Dick Sprang was drawing Batman for DC Comics. In Alter Ego #19, December 2002, Dick said he wanted to move out West to either Arizona, Utah or New Mexico. According to Joe Desris, in Comic Book Marketplace #34, April 1996, the couple moved to Sedona, Arizona, in May 1946. (The November 1951 issue of Arizona Highways published photographs of Sedona and mentioned Dick on page 29.) The Sprangs divorced in 1951. 

She returned to New York and continued lettering for DC Comics. Sprang was listed in 1953 and 1957 Manhattan city directories at 306 West 75 Street. Her address in 1960 was 600 West 113 Street. 

Sprang was profiled in the Batman Archives, Volume 3 (1994). 
Pat Gordon
Laura [sic] A. Sprang, nicknamed, Pat Gordon, was the wife of Dick Sprang during the period when Sprang first began to illustrated Batman. Sprang taught Gordon how to letter comics and except for his earliest efforts, Gordon lettered many of his Batman stories, coloring a number of them as well. She also freelanced as a photographer for Film Fun magazine, hand-lettered titles for industrial films, worked on title photography and art for Navy training films during World War II and did theater posters for 20th Century-Fox. Gordon continued to work for DC Comics throughout the 1950s, lettering numerous stories for Batman, Superman, Superboy and others. She left DC about 1961.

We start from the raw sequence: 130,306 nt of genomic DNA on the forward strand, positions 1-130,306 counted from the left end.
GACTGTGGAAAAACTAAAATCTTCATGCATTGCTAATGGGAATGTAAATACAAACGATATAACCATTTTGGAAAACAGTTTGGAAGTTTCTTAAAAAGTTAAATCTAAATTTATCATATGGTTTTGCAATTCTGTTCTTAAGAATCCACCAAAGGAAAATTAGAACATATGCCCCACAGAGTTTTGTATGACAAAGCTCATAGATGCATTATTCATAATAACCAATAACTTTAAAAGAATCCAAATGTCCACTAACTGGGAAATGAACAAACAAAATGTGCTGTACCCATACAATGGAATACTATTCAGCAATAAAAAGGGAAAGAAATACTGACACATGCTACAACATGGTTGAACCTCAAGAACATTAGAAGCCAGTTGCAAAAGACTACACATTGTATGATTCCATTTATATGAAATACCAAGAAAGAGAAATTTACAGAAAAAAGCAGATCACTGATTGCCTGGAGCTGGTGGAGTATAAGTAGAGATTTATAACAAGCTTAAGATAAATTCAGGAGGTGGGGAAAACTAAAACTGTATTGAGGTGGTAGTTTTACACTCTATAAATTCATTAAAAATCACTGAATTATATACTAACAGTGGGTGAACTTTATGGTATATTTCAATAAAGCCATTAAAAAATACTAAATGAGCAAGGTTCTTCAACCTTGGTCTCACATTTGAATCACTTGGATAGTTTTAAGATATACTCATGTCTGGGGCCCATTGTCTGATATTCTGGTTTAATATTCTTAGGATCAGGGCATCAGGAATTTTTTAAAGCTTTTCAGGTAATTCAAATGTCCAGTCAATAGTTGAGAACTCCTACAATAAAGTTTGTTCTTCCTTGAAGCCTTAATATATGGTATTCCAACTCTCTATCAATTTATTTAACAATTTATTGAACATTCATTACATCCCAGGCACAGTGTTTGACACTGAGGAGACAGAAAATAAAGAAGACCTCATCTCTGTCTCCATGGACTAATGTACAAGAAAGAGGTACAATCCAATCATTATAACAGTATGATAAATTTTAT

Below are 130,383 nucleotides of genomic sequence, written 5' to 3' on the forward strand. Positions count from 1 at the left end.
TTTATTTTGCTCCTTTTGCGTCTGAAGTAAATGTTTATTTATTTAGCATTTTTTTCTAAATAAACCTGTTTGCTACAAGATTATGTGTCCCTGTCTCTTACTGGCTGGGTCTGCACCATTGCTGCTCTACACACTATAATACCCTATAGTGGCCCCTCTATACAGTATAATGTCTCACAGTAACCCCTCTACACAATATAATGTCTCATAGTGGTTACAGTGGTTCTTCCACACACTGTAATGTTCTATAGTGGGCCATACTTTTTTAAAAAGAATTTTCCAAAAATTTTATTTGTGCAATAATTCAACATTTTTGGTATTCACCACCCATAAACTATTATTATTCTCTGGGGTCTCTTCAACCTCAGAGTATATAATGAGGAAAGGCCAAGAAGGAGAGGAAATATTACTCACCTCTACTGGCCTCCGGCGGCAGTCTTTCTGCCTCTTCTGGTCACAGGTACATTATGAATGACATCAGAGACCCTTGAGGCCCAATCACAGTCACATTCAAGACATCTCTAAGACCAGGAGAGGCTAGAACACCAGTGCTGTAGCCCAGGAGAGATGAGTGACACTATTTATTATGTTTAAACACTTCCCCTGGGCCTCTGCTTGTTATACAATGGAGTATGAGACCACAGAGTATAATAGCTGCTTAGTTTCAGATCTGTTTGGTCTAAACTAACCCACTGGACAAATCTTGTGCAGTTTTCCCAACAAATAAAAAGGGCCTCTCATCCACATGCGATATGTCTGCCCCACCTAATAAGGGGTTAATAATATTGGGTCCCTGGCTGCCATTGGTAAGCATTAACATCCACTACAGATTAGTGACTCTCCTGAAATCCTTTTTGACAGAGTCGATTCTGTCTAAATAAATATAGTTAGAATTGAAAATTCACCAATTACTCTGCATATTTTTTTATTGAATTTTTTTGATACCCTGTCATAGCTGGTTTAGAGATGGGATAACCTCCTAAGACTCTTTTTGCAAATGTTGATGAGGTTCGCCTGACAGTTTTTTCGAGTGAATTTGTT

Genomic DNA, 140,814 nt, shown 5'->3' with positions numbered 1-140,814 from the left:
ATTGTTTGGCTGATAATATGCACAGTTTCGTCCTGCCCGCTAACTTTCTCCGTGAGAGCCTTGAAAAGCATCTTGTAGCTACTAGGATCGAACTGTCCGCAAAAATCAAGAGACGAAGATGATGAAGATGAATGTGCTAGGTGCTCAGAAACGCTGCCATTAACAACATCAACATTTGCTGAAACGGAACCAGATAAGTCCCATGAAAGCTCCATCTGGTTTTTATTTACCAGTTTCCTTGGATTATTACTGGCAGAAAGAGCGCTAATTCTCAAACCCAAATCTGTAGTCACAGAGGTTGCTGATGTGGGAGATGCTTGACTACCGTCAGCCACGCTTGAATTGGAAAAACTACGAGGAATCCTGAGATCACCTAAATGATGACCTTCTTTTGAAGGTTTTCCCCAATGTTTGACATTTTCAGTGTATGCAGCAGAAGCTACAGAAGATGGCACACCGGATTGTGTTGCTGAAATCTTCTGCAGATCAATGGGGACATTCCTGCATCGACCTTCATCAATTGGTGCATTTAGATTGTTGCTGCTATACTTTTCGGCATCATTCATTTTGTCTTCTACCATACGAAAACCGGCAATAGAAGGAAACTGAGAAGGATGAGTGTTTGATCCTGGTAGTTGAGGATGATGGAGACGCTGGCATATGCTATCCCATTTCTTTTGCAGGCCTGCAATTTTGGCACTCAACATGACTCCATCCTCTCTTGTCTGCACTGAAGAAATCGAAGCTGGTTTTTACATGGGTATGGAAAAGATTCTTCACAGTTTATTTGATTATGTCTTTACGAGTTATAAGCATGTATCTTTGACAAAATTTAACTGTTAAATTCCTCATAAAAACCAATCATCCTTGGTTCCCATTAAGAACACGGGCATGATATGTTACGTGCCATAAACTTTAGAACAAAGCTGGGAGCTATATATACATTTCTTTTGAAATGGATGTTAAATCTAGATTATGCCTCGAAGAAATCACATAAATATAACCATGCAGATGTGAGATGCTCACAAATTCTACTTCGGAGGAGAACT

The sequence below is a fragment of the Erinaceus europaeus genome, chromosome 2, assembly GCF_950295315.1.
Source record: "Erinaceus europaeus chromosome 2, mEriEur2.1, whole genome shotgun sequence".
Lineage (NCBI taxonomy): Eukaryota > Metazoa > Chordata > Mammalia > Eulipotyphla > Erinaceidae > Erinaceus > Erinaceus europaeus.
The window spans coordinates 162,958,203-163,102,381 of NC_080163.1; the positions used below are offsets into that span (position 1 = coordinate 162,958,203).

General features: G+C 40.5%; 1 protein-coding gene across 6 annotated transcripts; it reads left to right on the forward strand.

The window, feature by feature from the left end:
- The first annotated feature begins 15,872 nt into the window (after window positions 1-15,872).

In Alter Ego #94, June 2010, Jim Amash interviewed George Kashdan who spoke about artist Dick Sprang. 
Did you ever meet his [first] wife Patricia? I know that he and Pat were separated, and headed towards a final divorce. I only met Dick briefly, but Pat was a very outgoing personality. She was always working on our friendship. [mutual chuckling] She had a list of birthdays in the editorial and art departments. Whenever a birthday came up, Pat came in with donuts and coffee and made a party. Sometimes she brought a little birthday cake, and lit the candles on it, and gave away pieces. Pat was also a freelance letterer, and she was usually dependable. ... They usually gave Dick’s work to Pat for lettering, and I think she threw in little corrections. She was good, and a very good-looking woman. Everybody was trying to make out with her. She was there for about 15 years, and then gave up on it. One day, she walked up to Mort, who did her work vouchers. She said, “Mort, I’m leaving. Hell, I’ve had it. I just wanted you to know I’ve had it.” And out she went, never to come back for work. I believe she was just tired of coming in there, and all the guys trying to make out with her.
Sprang passed away on June 19, 1999, in New York City. 

Further Reading and Viewing
Northern Arizona University, Cline Library, photographs of Sprang (identified as Pat Gordon) are here and here 
Grand Comics Database, Pat Gordon
Who’s Who of American Comic Books 1928–1999, Pat Gordon
The Hayfamzone Blog, Mystery Letterer Revealed
Todd’s Blog, Early Batman Letterers

Comics Letterer Posts

(Updated March 17, 2024; next post on Monday: The Strathmore Quality Deckle Edge Book Papers)